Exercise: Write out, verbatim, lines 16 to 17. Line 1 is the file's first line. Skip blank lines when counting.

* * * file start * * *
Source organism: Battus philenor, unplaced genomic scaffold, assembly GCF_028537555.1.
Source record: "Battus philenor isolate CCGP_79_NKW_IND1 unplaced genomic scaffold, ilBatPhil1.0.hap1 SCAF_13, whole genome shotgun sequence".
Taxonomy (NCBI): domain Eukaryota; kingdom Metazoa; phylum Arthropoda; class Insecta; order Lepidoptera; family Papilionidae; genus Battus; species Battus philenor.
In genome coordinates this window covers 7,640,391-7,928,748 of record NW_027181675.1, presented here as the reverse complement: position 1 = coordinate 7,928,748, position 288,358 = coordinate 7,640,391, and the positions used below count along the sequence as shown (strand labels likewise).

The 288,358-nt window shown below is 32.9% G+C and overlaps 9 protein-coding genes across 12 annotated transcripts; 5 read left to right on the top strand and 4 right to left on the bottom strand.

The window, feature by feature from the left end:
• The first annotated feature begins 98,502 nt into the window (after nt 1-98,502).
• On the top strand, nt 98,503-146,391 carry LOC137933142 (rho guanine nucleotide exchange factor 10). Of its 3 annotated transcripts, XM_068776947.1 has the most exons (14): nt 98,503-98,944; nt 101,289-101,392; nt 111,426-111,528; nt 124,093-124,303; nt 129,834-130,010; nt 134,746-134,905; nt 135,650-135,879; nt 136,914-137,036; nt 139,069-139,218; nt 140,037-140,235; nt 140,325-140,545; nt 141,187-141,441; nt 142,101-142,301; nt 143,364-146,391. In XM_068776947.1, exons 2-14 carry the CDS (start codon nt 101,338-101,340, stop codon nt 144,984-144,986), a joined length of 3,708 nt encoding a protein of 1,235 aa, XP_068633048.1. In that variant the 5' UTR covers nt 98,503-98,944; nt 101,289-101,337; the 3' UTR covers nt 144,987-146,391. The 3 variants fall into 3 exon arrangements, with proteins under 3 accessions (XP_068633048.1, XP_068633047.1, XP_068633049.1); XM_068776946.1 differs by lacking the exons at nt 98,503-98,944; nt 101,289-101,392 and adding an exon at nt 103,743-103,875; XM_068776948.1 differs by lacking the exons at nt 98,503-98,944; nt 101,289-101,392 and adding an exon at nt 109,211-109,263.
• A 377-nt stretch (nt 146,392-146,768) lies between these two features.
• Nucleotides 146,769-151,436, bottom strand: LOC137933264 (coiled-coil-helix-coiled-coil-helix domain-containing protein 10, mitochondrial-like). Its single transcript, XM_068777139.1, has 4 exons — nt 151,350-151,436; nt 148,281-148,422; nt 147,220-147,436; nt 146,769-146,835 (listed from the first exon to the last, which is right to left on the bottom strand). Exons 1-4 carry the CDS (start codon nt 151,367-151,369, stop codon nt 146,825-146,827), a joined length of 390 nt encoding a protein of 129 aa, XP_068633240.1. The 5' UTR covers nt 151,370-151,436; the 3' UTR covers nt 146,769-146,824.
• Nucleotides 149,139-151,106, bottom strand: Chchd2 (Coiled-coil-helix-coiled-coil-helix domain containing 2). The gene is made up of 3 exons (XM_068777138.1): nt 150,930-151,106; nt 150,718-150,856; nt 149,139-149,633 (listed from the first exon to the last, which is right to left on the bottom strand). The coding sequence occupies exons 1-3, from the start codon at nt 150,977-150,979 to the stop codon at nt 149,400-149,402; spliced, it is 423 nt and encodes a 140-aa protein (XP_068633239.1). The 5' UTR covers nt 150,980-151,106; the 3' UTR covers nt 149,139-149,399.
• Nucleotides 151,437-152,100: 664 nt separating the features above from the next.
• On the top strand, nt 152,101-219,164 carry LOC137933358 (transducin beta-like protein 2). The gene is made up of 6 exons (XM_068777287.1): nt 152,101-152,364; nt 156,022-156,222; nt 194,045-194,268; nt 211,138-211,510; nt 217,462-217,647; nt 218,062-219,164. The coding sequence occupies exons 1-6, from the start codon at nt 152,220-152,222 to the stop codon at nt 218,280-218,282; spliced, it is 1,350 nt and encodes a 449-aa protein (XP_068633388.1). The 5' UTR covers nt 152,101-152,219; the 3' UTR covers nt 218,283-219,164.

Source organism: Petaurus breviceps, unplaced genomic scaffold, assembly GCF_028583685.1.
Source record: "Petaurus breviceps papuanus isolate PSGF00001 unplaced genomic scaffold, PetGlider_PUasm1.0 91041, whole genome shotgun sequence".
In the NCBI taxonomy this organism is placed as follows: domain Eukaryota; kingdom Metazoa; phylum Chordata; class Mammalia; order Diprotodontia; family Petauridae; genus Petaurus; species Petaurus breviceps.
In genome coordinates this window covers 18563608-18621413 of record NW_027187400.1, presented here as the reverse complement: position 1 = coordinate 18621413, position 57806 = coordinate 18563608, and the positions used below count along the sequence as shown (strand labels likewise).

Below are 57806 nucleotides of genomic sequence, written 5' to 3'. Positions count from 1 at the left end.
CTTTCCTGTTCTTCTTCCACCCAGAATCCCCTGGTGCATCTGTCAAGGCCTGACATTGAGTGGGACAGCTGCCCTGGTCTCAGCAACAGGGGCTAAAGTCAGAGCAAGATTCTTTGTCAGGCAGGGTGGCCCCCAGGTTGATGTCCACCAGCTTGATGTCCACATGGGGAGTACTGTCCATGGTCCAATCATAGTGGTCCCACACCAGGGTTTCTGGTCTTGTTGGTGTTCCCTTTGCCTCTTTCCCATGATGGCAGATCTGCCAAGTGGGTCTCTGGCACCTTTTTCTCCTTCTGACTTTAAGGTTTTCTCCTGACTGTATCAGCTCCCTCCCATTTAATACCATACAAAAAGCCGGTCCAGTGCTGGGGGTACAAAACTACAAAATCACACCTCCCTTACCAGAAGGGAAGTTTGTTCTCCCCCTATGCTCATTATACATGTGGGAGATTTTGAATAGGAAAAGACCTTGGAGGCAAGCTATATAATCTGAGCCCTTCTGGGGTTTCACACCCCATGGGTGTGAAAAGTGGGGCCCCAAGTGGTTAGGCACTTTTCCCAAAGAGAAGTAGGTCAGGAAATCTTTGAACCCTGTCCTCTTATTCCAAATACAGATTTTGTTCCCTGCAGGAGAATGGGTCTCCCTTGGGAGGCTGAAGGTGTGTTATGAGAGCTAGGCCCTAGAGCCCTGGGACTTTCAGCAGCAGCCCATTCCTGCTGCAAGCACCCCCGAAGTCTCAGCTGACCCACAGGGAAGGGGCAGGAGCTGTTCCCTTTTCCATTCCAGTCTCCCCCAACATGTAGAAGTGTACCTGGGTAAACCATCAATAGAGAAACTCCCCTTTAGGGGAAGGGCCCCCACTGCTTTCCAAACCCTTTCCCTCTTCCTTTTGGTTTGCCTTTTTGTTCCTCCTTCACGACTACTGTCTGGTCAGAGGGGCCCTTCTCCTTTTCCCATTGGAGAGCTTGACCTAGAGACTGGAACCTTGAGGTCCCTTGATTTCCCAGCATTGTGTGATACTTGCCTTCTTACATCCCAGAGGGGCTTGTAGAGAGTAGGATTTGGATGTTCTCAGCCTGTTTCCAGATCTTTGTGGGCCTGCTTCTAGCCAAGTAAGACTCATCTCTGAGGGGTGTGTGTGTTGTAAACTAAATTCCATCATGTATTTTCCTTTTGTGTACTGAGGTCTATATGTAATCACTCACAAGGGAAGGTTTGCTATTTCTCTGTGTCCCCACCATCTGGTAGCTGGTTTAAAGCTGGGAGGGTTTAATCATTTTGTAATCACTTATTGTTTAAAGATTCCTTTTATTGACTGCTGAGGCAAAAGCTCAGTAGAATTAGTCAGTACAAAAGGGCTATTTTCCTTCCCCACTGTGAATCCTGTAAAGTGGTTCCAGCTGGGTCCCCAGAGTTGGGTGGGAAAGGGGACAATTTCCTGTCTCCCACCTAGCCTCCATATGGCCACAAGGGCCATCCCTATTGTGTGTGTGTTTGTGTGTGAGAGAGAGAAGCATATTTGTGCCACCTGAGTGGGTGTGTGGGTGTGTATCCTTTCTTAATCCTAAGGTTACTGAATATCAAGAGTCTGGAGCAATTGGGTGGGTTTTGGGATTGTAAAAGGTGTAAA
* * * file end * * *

In the NCBI taxonomy this organism is placed as follows: domain Eukaryota; kingdom Metazoa; phylum Chordata; class Mammalia; order Diprotodontia; family Petauridae; genus Petaurus; species Petaurus breviceps.
In genome coordinates this window covers 18563608-18621413 of record NW_027187400.1, presented here as the reverse complement: position 1 = coordinate 18621413, position 57806 = coordinate 18563608, and the positions used below count along the sequence as shown (strand labels likewise).